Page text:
have diedoriginally,so theinsects,birds,andbacteriacanget atit, astheywereintended
to. Everythinginbalance.The bodystays.Butwecantakea pictureofyoustanding near
it."

Thetwomentriedtothink,butgaveup,shakingtheirheads.

They let themselves be led along the metal Path. They sank wearily into the Machine
cushions. They gazed back at the ruined Monster, the stagnating mound, where already
strangereptilianbirdsandgolden insectswerebusyatthesteaming armor.Asoundonthe
flooroftheTimeMachinestiffenedthem.Eckelssatthere,shivering.

"I'msorry,"hesaidatlast.

"Getup!"criedTravis.

Eckelsgotup.

"Goouton thatPathalone,"saidTravis.Hehadhisriflepointed,"You'renotcomingbackin
the
Machine.We'releavingyouhere!"

LesperanceseizedTravis'sarm."Wait-"

"Stayoutofthis!" Travis shookhishandaway."Thisfoolnearlykilledus.Butitisn'tthat so


much, no. It's his shoes! Look at them! He ran off the Path. That ruins us! We'll forfeit!
Thousandsof dollarsof insurance! Weguarantee nooneleaves thePath.Heleftit.Oh, the
fool! I'll have to report to the government. They might revoke our license to travel. Who
knowswhathe'sdonetoTime,toHistory!"

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"Takeiteasy,allhedidwaskickupsomedirt."

"How do we know?" cried Travis. "Wedon'tknowanything!It'sallamystery!Getoutof


here,Eckels!"

Eckelsfumbledhisshirt."I'llpayanything.Ahundredthousanddollars!"

Travis glared at Eckels' checkbook and spat. "Go out there. TheMonster'snextto thePath.
Stickyourarmsuptoyourelbowsinhismouth.Thenyoucancomebackwithus."
"That'sunreasonable!"

"The Monster's dead, you idiot. The bullets! The bullets can't be left behind. They don't
belonginthePast;theymightchangeanything.Here'smyknife.Digthemout!"
Thejunglewasaliveagain,fulloftheoldtremoringsandbirdcries.Eckelsturnedslowlyto
regard the primeval garbage dump, that hill of nightmares and terror. After a longtime,
likeasleepwalkerheshuffledoutalongthePath.

Hereturned,shuddering,fiveminuteslater, his armssoakedandredto theelbows.Heheld


out his hands. Each held a number of steel bullets. Then he fell. Helaywherehefell,not
moving.

"Youdidn'thavetomakehimdothat,"saidLesperance.

"Didn'tI?It'stoo early totell."Travisnudgedthestillbody."He'lllive.Nexttimehewon'tgo


huntinggamelikethis. Okay."HejerkedhisthumbwearilyatLesperance."Switchon.Let's
gohome."

1492.1776.1812.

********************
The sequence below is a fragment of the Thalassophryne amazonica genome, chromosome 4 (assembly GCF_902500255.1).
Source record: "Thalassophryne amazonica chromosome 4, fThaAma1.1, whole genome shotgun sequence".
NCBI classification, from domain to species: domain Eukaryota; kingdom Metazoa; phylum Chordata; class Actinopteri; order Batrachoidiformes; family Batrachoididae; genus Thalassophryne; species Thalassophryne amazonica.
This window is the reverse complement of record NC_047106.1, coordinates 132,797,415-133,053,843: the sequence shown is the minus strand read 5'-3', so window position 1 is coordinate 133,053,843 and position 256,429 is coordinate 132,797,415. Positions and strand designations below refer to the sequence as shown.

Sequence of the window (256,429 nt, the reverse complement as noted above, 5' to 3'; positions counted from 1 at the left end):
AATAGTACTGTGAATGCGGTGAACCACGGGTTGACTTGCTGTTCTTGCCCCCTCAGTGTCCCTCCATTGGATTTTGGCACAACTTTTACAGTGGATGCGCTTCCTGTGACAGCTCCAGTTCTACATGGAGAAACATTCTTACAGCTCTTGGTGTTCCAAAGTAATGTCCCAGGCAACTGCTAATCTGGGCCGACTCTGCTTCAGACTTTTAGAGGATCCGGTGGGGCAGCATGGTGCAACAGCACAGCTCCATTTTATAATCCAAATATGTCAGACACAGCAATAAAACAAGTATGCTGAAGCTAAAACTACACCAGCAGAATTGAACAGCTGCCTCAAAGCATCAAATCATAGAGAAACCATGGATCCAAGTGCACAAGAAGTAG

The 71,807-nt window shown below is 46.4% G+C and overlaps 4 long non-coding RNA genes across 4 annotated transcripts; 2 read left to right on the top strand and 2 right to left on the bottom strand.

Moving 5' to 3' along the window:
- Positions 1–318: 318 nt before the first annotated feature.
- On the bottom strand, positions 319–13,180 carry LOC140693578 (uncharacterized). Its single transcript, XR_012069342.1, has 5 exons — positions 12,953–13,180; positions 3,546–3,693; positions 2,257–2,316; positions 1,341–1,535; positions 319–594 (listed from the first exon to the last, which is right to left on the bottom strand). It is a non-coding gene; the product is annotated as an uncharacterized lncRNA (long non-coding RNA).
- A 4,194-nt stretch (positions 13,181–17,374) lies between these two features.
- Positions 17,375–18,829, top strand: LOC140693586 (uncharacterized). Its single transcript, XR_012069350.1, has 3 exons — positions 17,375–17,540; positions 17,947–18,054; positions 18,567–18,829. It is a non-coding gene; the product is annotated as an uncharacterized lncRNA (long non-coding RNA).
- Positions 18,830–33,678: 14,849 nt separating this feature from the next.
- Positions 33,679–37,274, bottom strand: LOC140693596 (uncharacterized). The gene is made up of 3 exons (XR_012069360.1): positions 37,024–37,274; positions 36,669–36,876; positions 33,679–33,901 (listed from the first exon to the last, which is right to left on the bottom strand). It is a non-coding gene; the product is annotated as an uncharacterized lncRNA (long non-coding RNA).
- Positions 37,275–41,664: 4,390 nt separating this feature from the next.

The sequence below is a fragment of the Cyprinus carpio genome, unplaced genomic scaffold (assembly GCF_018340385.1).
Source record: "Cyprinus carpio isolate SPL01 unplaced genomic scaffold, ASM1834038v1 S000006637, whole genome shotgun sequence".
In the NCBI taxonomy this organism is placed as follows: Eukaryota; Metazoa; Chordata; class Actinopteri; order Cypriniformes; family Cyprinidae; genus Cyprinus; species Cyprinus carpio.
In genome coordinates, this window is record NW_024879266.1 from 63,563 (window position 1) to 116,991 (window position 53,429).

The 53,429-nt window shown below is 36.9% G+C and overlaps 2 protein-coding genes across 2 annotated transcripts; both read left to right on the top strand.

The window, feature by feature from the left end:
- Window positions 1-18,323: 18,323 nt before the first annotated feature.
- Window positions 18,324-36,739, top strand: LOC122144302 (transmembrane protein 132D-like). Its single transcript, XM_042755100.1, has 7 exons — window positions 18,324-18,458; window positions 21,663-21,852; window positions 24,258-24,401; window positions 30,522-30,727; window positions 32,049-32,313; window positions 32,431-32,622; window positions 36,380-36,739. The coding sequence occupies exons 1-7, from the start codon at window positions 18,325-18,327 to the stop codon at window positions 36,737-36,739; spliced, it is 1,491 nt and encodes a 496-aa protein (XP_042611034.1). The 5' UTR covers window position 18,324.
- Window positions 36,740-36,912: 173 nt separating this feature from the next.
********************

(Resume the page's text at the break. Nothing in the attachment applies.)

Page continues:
They cleanedtheir handsandfaces.Theychangedtheircakingshirtsandpants.Eckelswas


upandaroundagain,notspeaking.Travisglaredathimforafulltenminutes.

"Don'tlookatme,"criedEckels."Ihaven'tdoneanything."

"Whocantell?"

"Just ran off the Path, that's all, alittlemud onmy shoes-whatdoyou want metodo-get
downandpray?"

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"Wemightneedit.I'mwarningyou,Eckels,Imightkillyouyet.I'vegotmygunready."

"I'minnocent.I'vedonenothing!"

1999.2000.2055.

TheMachinestopped.

"Getout,"saidTravis.

Theroom wasthereastheyhadleft it.Butnot thesameastheyhadleft it.Thesameman


sat behindthe samedesk.Butthesamemandidnotquitesitbehindthesamedesk. Travis
lookedaroundswiftly."Everythingokayhere?"hesnapped.

"Fine.Welcomehome!"

Travisdidnotrelax.Heseemedtobelookingthroughtheonehighwindow.

"Okay,Eckels,getout.Don'tevercomeback."Eckelscouldnotmove.

"Youheardme,"saidTravis."What'reyoustaringat?"

Eckelsstoodsmellingoftheair,and therewasathingtothe air,a chemicaltaintsosubtle,


soslight,thatonlyafaintcry ofhissubliminalsenseswarnedhimit wasthere.The colors,
white,gray, blue,orange,inthewall,inthefurniture,intheskybeyondthewindow,were
...were.. .. Andtherewasafeel.Hisfleshtwitched.Hishandstwitched.Hestooddrinking
theoddnesswiththeporesofhisbody.Somewhere,someonemusthavebeenscreamingone
of thosewhistlesthatonlyadog canhear. Hisbodyscreamed silenceinreturn.Beyondthis
room, beyond this wall, beyond this man who wasnotquite thesamemanseatedatthis
desk thatwasnotquite thesamedesk...lay anentireworld ofstreetsandpeople. What
sortof worlditwas now,therewasnotelling.Hecouldfeelthemmovingthere,beyondthe
walls,almost,likesomanychesspiecesblowninadrywind....

Buttheimmediatething wasthesignpaintedontheofficewall,thesamesignhehadread
earliertodayonfirstentering.Somehow,thesignhadchanged:

TYMESEFARIINC.
SEFARISTUANYYEERENTHEPAST.
YUNAIMTHEANIMALL.

12

WEETAEKYUTHAIR.
YUSHOOTITT.

Eckels felt himself fall into a chair. He fumbled crazily at the thick slime on his boots.He
heldupaclodofdirt,trembling,"No,itcan'tbe.Notalittlethinglikethat.No!"

Embeddedinthemud, glisteninggreenandgoldandblack,wasabutterfly,verybeautiful
andverydead.

"Notalittlethinglikethat!Notabutterfly!"criedEckels.

It fell to the floor, an exquisite thing, a small thing that could upset balances and knock
down alineofsmalldominoesandthenbigdominoesandthengiganticdominoes,alldown
the years across Time. Eckels' mind whirled. Itcouldn'tchangethings.Killing onebutterfly
couldn'tbethatimportant!Couldit?

His face was cold. His mouth trembled, asking: "Who - who won the presidentialelection
yesterday?"
The man behindthedesklaughed."Youjoking?Youknowvery well.Deutscher,ofcourse!
Who else?Notthat fool weakling Keith.We got anironmannow,amanwithguts!"The
officialstopped."What'swrong?"

Eckels moaned.Hedropped tohisknees.He scrabbledatthegoldenbutterflywithshaking


fingers."Can'twe,"hepleadedtotheworld,tohimself,totheofficials,totheMachine,"can't
wetakeitback,can'twemakeitaliveagain?Can'twestartover?Can'twe-"

Hedid not move.Eyesshut,hewaited,shivering.HeheardTravisbreatheloudintheroom;


heheardTravisshifthisrifle,clickthesafetycatch,andraisetheweapon.

Therewasasoundofthunder.

RayBradbury,"ASoundofThunder,"inRisforRocket,(NewYork:Doubleday,1952)